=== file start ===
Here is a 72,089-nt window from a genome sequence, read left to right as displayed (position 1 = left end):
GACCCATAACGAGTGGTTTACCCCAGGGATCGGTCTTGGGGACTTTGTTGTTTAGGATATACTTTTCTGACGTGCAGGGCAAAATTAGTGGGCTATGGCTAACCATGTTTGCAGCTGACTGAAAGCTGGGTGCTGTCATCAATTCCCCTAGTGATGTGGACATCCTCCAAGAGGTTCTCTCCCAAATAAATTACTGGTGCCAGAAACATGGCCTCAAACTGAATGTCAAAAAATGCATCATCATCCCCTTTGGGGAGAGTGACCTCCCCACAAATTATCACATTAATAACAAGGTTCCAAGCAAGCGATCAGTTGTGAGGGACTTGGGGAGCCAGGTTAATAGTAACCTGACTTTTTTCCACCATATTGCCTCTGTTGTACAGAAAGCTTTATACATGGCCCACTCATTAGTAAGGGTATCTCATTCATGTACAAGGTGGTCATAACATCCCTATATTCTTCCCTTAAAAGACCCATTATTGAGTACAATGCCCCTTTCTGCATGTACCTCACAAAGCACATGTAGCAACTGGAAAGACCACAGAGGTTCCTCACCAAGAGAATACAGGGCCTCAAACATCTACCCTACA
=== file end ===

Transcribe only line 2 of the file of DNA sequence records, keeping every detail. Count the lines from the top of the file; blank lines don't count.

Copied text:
GACCCATAACGAGTGGTTTACCCCAGGGATCGGTCTTGGGGACTTTGTTGTTTAGGATATACTTTTCTGACGTGCAGGGCAAAATTAGTGGGCTATGGCTAACCATGTTTGCAGCTGACTGAAAGCTGGGTGCTGTCATCAATTCCCCTAGTGATGTGGACATCCTCCAAGAGGTTCTCTCCCAAATAAATTACTGGTGCCAGAAACATGGCCTCAAACTGAATGTCAAAAAATGCATCATCATCCCCTTTGGGGAGAGTGACCTCCCCACAAATTATCACATTAATAACAAGGTTCCAAGCAAGCGATCAGTTGTGAGGGACTTGGGGAGCCAGGTTAATAGTAACCTGACTTTTTTCCACCATATTGCCTCTGTTGTACAGAAAGCTTTATACATGGCCCACTCATTAGTAAGGGTATCTCATTCATGTACAAGGTGGTCATAACATCCCTATATTCTTCCCTTAAAAGACCCATTATTGAGTACAATGCCCCTTTCTGCATGTACCTCACAAAGCACATGTAGCAACTGGAAAGACCACAGAGGTTCCTCACCAAGAGAATACAGGGCCTCAAACATCTACCCTACA